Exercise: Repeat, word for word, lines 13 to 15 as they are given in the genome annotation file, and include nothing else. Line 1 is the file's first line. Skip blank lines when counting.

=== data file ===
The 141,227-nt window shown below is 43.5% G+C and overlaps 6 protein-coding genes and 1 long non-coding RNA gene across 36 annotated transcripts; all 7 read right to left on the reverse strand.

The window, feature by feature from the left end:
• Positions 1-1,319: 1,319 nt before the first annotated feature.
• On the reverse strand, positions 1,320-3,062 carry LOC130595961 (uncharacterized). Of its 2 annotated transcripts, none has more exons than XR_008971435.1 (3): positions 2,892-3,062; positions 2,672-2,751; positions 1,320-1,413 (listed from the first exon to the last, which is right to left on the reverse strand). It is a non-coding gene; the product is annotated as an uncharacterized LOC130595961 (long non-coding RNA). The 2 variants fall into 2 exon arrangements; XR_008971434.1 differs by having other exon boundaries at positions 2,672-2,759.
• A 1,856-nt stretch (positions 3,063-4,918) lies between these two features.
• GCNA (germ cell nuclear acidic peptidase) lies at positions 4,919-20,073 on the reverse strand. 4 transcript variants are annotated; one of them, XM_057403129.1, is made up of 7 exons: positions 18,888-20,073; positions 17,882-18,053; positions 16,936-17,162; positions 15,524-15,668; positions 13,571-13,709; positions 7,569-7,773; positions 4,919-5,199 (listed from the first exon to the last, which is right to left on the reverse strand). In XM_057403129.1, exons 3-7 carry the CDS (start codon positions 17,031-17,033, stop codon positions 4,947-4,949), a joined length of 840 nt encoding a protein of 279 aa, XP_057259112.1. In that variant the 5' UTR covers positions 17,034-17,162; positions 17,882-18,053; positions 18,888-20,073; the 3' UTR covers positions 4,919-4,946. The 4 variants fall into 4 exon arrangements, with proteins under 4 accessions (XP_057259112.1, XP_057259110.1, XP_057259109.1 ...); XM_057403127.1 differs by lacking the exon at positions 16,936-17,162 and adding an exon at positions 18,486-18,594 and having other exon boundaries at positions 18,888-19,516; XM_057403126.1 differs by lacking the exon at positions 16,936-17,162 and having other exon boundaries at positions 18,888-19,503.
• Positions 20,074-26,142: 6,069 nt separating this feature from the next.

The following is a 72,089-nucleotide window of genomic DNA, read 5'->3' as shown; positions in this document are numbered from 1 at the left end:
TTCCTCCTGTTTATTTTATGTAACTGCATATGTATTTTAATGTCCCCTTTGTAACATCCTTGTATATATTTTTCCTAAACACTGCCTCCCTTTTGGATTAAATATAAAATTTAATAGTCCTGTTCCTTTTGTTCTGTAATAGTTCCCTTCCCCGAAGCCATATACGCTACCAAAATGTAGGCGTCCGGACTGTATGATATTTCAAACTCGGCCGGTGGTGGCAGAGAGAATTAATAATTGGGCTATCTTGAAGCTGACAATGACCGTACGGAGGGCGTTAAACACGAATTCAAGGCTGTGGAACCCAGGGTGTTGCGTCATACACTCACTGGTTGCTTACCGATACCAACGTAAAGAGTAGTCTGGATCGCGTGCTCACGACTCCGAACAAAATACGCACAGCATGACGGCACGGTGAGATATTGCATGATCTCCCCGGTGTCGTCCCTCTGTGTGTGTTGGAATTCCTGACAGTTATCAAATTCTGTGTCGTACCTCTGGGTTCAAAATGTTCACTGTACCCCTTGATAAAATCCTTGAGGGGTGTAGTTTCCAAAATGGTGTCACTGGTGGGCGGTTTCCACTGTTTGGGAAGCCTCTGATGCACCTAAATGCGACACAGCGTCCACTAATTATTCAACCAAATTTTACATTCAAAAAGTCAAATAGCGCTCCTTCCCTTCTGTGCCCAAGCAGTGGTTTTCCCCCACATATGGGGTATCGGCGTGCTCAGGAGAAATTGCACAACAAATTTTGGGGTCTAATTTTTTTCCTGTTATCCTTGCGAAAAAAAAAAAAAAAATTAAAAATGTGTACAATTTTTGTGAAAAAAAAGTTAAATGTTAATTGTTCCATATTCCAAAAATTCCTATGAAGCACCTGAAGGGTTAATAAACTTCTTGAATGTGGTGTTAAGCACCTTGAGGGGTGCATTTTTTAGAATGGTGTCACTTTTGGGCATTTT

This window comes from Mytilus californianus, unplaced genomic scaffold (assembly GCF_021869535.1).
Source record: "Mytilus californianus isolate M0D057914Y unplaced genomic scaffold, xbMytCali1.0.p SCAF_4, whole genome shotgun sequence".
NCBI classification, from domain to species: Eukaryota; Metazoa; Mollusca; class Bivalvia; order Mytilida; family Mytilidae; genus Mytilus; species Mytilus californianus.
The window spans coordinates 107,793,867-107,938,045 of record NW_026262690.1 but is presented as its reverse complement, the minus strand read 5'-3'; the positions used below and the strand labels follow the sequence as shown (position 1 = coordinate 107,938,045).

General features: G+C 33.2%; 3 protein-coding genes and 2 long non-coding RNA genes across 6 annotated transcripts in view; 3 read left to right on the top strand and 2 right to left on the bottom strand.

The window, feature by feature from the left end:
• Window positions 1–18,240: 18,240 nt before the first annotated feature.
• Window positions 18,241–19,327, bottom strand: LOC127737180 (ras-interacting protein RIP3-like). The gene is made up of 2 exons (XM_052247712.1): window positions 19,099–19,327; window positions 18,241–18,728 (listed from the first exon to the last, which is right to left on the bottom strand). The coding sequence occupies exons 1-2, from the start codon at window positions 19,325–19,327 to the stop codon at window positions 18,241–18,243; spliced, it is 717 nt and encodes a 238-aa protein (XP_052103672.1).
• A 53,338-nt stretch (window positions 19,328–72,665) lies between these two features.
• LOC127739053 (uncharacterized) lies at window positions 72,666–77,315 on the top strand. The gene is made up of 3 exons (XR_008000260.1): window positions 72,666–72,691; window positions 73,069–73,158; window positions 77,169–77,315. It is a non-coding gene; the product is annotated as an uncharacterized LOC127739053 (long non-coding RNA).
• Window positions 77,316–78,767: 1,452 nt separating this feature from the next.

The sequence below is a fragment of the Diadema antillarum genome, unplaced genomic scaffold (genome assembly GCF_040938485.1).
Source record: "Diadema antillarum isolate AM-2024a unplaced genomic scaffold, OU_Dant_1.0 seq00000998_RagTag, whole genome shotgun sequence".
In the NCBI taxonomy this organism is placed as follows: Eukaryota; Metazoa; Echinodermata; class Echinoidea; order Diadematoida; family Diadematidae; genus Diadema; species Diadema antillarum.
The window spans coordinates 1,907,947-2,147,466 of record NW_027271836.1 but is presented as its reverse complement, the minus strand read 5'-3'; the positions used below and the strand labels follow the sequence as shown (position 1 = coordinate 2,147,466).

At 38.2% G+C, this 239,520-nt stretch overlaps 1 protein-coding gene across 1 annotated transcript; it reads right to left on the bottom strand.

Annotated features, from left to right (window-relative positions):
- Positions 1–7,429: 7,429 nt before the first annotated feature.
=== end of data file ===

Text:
The window spans coordinates 107,793,867-107,938,045 of record NW_026262690.1 but is presented as its reverse complement, the minus strand read 5'-3'; the positions used below and the strand labels follow the sequence as shown (position 1 = coordinate 107,938,045).

General features: G+C 33.2%; 3 protein-coding genes and 2 long non-coding RNA genes across 6 annotated transcripts in view; 3 read left to right on the top strand and 2 right to left on the bottom strand.

The window, feature by feature from the left end: